Farewell, Timothy Richard Tebow

Tom Szczerbowski/Getty Images Tim Tebow

Oh dear. Tim Tebow. Do we have to do this? There’s way more meaningful stuff happening elsewhere this week, in case you haven’t noticed. This isn’t going to be fun for you, or for me, or really even for Tim Tebow. Fine. Just know that I think your obsession with backup quarterbacks is weird and unsavory.

Well, it’s safe to say the Tim Tebow experiment in New York did not quite go as planned. It took about two months for everyone involved to realize as much. Out of sheer misguided desperation, though, the Jets kept Tebow on the roster through the 2013 draft in the hopes of somehow trading Tebow and acquiring a draft pick. When that didn’t happen, the Jets wasted little time in releasing the former first-round pick. It didn’t work because nothing with the Jets worked last year. Let’s all move on.

Does Tim Tebow have discernible skills that make him an employable NFL quarterback? Yes. He was certainly effective in his role as a “punt protector” last year, where he converted on three of four fake punts. Tebow’s exhibited some ability as a runner in short yardage, where his 236-pound frame can push the pile. He would also offer some ability in those situations as a passer on trick plays, as his above-average arm strength (for a running back) could allow him to chuck bombs downfield. I don’t know that those combined skills are enough to justify a roster spot, but it’s something.

The idea of switching Tebow into a tight end or H-back is really a nonstarter. While some NFL teams might theoretically have some interest in doing so, the reality of the league is that you only get 53 roster spots to play with during the regular season. This isn’t baseball, where you can ship Rick Ankiel down to the minors for two years while he learns to play the outfield. Tebow would have to learn on the fly while taking up valuable roster space that would otherwise go to a viable special-teamer. So, if you were planning on making that sort of switch with Tebow, you would have to basically sign him now, drill him all summer at the new position, and then either find some sketchy medical excuse to put him on injured reserve, waste a roster spot with him on the bench for most of the year, or actually use him as a key blocker with no experience at the position. For the pain of enduring months of an unsettling media circus around your team, some aggressive organization might possibly end up with a blocking tight end who makes more than the league minimum. Yay! It’s a proposition that promises a lot of work for virtually no upside.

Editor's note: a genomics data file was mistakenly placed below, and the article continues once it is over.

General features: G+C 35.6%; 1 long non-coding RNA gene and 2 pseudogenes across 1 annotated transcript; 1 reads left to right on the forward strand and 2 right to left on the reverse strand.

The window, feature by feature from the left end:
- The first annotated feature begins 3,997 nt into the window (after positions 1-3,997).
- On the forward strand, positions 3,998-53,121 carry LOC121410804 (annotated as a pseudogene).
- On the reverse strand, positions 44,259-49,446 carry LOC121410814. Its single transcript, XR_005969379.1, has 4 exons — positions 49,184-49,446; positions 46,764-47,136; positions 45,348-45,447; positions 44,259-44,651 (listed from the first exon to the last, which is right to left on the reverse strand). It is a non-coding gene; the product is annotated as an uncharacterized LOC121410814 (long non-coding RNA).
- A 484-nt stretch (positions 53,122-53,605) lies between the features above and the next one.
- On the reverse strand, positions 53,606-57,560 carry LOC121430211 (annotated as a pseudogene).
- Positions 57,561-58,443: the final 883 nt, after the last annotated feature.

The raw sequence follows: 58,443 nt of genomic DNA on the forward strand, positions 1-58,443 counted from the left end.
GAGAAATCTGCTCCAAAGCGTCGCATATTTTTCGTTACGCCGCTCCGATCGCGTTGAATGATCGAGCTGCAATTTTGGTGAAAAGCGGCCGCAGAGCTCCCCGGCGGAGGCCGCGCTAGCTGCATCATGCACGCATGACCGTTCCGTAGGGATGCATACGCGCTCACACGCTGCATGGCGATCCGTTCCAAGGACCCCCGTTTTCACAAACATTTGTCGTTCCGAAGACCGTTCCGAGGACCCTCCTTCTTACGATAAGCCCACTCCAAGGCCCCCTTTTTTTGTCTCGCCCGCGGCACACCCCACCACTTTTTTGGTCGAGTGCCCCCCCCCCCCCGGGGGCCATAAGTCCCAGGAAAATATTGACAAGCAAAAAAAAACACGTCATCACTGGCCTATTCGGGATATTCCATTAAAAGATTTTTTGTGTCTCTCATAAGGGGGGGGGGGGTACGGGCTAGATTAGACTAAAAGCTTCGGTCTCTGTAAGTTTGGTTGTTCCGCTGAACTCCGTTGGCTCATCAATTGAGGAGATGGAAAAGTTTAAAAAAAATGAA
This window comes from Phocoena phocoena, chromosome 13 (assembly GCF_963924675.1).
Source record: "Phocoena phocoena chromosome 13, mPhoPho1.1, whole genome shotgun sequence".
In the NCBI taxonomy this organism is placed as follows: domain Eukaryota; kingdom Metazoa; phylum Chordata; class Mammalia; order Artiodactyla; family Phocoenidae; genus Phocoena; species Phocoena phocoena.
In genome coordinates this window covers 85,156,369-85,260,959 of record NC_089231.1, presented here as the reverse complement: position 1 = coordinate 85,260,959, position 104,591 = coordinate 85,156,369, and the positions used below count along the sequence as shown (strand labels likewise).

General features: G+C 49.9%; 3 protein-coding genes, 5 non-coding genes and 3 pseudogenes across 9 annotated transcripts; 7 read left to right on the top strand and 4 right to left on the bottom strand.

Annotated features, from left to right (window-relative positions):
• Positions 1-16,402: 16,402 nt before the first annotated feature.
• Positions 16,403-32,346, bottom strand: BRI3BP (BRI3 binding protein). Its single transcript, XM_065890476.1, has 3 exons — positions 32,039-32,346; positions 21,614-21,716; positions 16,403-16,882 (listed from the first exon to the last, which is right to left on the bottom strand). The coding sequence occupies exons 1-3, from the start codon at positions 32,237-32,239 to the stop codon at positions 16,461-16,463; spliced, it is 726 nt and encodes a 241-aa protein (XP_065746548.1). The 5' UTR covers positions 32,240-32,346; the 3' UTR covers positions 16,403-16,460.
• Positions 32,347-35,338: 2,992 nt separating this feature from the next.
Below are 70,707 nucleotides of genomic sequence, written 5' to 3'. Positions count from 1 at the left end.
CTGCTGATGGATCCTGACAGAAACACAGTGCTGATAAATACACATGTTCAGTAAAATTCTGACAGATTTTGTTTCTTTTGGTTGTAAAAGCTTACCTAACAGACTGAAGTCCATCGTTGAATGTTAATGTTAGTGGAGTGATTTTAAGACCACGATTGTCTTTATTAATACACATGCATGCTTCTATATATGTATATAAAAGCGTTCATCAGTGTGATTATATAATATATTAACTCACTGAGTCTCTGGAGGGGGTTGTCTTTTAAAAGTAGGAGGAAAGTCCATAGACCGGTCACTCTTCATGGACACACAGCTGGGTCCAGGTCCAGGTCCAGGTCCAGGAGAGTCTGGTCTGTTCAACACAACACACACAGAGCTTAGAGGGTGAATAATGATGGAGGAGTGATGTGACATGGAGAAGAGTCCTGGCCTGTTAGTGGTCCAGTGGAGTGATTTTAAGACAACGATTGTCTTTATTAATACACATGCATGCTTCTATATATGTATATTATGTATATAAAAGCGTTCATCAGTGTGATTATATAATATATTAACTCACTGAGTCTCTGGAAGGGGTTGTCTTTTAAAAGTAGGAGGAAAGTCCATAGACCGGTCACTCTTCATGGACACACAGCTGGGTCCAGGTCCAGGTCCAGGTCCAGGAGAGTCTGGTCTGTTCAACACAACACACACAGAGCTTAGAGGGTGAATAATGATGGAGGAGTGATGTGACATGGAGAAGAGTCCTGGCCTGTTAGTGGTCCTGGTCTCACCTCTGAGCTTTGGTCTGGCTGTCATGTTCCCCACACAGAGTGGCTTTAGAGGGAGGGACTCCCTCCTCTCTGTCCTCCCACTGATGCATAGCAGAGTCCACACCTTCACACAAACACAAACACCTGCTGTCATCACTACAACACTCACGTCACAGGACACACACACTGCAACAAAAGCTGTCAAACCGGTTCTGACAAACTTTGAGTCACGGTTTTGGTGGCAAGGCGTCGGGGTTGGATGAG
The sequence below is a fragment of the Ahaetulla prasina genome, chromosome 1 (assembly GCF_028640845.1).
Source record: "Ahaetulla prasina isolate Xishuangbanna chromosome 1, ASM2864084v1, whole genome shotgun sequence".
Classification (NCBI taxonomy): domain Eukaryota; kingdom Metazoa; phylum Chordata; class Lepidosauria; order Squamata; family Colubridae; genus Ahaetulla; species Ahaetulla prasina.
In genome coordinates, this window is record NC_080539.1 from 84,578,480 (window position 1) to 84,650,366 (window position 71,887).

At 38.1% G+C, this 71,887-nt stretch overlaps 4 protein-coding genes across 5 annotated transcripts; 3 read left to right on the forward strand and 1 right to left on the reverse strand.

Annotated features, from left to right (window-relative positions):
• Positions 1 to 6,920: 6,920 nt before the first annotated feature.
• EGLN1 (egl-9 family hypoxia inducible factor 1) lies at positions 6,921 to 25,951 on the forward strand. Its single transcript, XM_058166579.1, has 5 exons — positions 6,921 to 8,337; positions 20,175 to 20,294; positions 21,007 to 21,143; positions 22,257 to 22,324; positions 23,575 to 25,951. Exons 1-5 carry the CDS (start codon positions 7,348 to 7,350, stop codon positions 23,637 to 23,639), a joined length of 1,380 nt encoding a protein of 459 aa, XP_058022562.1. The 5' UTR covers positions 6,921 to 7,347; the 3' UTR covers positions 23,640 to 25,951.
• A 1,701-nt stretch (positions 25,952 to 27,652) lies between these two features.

It appears that the league shares those sentiments about Tebow. His most fervent suitor over the past two years has little interest, as the Jacksonville Jaguars have moved on from Tebowmania. New general manager Dave Caldwell made it clear in his initial press conference that he would not sign Tebow if he were to be released. General managers lie, of course, but Jaguars owner Shahid Khan confirmed Monday in a statement that the team would not pursue Tebow. Tebow seems like the kind of player Al Davis would have taken a chance on 10 years ago, but the post-Davis front office in Oakland has far more refined tastes and a developmental quarterback (Matt Flynn) already taking up its time. Tebow’s decision-making in the read option has been curious at best in the past, so it’s no surprise that teams like San Francisco and Seattle have already announced they’ll pass on him. There’s just not an obvious landing spot out there.

An uninterested NFL leaves Tebow an unforgiving fallback plan. If Tebow wants to continue playing football, the next tier of professional competition would be in the Canadian Football League, where the Montreal Alouettes own Tebow’s rights. If Tebow were to go to Montreal, though, he would be playing behind a CFL legend, 40-year-old quarterback Anthony Calvillo. And if you think Tebow would easily beat out some CFL passer in a competition, Alouettes general manager Jim Popp made Tebow’s fate very clear on Monday: “He can come here and compete to be the backup to Anthony Calvillo and learn the game.” Ouch.

And really, would it be the worst thing if this were the end of Tebow’s professional career? He would go out having won a division in his only year as a starter, having produced miraculous comebacks on multiple occasions. The year with the Jets will get written off as Jets buffoonery after a few years. Tebow’s legacy as a square peg somehow convincing a round hole to win football games they have no business of winning would stay strong, without years of eking by as a guy playing out of position and not mattering.

Tebow could then move on to the next part of his life: Being famous person Tim Tebow. What does that mean? This is Grantland, right? As has been suggested in the past, Tim Tebow as The Bachelor would be the highest-rated show in the history of television. Even Mark Sanchez, Dave Caldwell, and Anthony Calvillo can’t get in the way of that.

Filed Under: New York Yankees, NFL, Tim Tebow

Bill Barnwell is a staff writer for Grantland.

Archive @ billbarnwell